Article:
It’s December 7—“a date which will live in infamy”—so I figure it’s a good morning to listen to some Glenn Miller and get in the World War II mood.

I was a Miller fan way back in high school. Maybe even junior high. This was back in the 1970s, mind you. I had started playing trumpet in fifth grade (although my inspiration then was Herb Alpert and the Tijuana Brass) so I naturally became interested in big-band music. I can’t remember how I first started listening to Miller. Maybe it was because we played some of the Miller band’s songs in swing band, with me taking the trumpet solos on “In the Mood” and “String of Pearls.” That might have triggered it. Anyway, eventually I bought an album called Pure Gold that included the band’s biggest hits and later I got a two-record set at Mammoth Mart. I still have both those records. I also blew the then-colossal sum of $10.00 for George Simon’s Miller biography. It was chock full of anecdotes and photos. It was also the first time I came across the expression “in his cups” to describe someone who was drunk. I think it referred to Bobby Hackett, the trumpet player who ad-libbed that terrific, bouncy solo in “String of Pearls.” It seems that some swing-band musicians liked a good drink now and then. I recall a from the book story about how one of Miller’s musicians showed up drunk for a gig and the bandleader—who was a notorious taskmaster and a bit of a cold fish—made him play solo after solo when the poor guy could barely stand.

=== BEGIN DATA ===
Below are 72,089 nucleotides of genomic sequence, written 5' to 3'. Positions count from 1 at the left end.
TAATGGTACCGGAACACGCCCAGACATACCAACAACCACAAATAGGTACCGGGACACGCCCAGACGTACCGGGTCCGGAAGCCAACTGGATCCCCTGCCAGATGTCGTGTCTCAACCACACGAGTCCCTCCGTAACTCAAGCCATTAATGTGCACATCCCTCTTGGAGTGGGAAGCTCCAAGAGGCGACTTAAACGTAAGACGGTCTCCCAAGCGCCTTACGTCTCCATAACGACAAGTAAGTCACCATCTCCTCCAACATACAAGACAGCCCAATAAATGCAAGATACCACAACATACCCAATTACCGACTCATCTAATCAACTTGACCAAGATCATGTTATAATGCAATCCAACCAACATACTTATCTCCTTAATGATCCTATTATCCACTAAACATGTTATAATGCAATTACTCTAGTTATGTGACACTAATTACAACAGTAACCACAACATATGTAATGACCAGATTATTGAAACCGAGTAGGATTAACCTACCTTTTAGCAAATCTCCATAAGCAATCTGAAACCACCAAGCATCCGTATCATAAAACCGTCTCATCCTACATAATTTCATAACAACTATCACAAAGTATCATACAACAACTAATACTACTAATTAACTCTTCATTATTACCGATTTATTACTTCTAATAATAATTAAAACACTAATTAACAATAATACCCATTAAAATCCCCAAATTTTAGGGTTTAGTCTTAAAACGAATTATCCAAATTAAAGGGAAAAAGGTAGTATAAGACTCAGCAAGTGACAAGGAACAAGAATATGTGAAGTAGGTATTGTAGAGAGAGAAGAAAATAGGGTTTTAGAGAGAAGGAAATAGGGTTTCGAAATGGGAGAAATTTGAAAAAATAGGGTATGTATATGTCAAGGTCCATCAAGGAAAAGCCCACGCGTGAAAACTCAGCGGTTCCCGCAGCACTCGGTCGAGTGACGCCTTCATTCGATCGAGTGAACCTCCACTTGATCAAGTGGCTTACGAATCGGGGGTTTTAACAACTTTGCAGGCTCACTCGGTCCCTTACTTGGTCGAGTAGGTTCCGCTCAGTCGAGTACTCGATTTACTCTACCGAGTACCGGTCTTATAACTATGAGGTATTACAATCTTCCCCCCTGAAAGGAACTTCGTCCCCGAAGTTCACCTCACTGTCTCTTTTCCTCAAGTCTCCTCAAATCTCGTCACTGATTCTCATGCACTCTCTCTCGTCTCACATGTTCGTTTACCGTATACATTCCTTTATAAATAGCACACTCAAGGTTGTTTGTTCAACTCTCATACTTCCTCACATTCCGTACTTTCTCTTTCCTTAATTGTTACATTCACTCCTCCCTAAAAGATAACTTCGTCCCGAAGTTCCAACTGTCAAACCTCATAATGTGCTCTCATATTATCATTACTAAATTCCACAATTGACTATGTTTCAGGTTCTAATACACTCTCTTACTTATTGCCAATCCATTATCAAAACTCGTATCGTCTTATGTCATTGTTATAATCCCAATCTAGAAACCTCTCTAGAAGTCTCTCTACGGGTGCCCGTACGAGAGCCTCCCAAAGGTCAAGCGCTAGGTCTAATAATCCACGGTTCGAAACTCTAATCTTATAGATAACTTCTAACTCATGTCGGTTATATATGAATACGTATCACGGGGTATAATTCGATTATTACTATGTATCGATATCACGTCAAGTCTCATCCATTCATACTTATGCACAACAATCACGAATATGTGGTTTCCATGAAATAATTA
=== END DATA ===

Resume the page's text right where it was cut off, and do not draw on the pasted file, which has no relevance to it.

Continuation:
So somehow I stumbled into Glenn Miller fandom, 30 years after it peaked. I even relived the ghosts of big-band rivalries past when I started to vaguely resent Benny Goodman once I read that his band could swing better than Miller’s. I later came to realize that this was probably true. In our house we had a battered copy of the soundtrack to The Benny Goodman Story. It belonged to my Uncle Artie, who had once played trumpet in a swing band in Maine. I listened to it and was blown away by “Sing, Sing, Sing,” the great live version from Goodman’s famous Carnegie Hall concert. That song and Miller’s “In the Mood” now serve as shorthand for any film that wants to establish a 1940s setting.

I have to admit that the Miller catalogue contains a lot of bland songs and plenty of cutesy stuff, too (I’m looking at you, “Chattanooga Choo Choo”). But there was plenty of good material. However, beware of substitutes. I added some “Glenn Miller” tunes to my iPod a while back but I didn’t like them. They weren’t real Glenn Miller. They were re-recordings done by some modern band and you could sense their falseness from the first notes. The brass was too brittle, the drums were too much in the foreground and everything had the feeling of trying too hard. It was the audio equivalent of those commercials that use film that’s supposed to look old—but the fake scratches and tears in the black and white stock can’t hide its youth. Real swing band recordings have a certain warm sound, a quality that modern recording equipment doesn’t capture.